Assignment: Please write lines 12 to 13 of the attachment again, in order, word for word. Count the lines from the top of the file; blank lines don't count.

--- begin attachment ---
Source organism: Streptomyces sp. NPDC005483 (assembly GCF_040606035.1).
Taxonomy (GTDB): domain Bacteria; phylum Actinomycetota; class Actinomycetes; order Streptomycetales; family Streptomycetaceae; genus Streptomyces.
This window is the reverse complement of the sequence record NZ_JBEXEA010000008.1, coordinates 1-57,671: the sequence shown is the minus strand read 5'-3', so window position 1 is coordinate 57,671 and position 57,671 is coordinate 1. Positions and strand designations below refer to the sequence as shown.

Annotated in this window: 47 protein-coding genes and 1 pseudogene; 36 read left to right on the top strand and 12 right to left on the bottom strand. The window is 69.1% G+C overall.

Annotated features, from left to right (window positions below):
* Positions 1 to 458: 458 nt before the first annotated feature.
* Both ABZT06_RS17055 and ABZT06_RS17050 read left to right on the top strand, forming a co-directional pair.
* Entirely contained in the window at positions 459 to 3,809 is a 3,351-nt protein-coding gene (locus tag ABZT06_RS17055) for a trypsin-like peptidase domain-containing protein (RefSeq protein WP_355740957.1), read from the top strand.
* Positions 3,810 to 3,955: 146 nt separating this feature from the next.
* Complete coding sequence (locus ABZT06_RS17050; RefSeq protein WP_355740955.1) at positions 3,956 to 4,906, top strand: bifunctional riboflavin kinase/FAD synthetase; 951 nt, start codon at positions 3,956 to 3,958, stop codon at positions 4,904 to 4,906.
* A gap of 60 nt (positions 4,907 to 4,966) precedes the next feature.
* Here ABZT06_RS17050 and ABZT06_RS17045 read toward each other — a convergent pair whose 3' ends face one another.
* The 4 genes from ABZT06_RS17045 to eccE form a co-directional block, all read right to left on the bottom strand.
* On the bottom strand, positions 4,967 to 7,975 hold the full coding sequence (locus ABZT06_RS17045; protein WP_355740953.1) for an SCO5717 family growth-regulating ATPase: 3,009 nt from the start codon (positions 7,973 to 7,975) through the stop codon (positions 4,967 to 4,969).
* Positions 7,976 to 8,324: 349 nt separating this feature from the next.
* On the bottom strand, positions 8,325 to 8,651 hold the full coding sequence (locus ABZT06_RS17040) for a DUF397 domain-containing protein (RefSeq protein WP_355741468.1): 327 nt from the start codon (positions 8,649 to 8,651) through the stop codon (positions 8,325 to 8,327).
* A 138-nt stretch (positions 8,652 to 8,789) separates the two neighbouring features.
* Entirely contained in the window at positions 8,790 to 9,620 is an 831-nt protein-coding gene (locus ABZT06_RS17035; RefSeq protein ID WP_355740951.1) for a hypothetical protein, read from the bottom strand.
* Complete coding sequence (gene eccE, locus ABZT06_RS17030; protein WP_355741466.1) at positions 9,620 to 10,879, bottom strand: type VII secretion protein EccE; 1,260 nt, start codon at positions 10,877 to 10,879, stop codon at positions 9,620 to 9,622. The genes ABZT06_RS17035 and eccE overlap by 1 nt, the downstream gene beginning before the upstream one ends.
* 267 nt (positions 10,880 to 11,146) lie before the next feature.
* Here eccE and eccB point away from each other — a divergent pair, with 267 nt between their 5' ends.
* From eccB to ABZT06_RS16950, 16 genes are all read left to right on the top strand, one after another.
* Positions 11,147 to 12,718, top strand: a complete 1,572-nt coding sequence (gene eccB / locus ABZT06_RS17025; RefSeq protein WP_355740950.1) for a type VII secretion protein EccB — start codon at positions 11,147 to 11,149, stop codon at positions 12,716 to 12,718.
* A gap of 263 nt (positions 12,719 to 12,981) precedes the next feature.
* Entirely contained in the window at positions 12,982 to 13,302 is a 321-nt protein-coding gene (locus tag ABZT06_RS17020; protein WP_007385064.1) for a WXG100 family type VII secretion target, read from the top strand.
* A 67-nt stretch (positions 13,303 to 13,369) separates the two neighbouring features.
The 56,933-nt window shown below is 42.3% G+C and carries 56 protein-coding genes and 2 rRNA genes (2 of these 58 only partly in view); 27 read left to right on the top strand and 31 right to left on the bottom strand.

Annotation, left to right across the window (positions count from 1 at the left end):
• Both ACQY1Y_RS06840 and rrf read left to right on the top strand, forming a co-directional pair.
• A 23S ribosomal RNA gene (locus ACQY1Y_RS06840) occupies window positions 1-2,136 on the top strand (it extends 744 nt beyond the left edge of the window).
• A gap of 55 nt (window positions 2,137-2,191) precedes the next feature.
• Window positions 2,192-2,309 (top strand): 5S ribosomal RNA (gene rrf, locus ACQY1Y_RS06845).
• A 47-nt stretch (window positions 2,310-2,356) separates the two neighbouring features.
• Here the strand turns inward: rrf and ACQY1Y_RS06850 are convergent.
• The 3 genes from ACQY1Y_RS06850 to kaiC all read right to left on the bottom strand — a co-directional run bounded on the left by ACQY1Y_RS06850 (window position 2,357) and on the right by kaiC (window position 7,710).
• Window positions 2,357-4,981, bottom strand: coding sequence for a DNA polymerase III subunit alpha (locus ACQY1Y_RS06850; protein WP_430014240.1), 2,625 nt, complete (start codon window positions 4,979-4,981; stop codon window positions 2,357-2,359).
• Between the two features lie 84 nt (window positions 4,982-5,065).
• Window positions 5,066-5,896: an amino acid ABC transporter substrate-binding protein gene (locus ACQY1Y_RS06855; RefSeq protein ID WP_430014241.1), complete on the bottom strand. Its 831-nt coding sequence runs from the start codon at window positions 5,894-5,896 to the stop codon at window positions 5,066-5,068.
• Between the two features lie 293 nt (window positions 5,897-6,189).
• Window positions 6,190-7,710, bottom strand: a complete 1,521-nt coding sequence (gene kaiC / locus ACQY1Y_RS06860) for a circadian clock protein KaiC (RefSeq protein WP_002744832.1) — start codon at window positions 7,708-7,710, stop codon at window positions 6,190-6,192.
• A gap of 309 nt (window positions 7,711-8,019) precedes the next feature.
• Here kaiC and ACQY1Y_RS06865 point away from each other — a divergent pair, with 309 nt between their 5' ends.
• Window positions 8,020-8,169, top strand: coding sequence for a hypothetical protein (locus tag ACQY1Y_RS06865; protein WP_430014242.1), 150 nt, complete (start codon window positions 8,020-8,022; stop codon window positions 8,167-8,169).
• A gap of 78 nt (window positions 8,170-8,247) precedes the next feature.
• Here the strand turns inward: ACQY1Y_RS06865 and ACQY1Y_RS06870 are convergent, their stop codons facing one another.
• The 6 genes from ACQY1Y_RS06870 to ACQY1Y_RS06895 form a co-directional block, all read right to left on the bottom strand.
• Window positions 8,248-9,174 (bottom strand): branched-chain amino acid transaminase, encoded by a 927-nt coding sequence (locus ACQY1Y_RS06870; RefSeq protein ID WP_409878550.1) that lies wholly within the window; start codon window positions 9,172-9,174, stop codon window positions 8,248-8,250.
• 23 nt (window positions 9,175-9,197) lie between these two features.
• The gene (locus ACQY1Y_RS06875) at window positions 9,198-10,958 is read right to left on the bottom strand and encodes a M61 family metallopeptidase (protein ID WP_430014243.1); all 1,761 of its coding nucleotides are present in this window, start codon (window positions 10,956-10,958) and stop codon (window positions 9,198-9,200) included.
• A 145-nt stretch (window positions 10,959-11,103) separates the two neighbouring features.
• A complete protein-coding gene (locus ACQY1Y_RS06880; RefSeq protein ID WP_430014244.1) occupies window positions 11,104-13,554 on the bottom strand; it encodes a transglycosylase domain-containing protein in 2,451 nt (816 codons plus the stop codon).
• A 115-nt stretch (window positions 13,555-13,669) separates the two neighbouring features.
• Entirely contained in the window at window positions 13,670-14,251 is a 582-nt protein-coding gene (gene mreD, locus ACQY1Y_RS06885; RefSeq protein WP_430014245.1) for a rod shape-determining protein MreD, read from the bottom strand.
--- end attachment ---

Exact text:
* Here ABZT06_RS17050 and ABZT06_RS17045 read toward each other — a convergent pair whose 3' ends face one another.
* The 4 genes from ABZT06_RS17045 to eccE form a co-directional block, all read right to left on the bottom strand.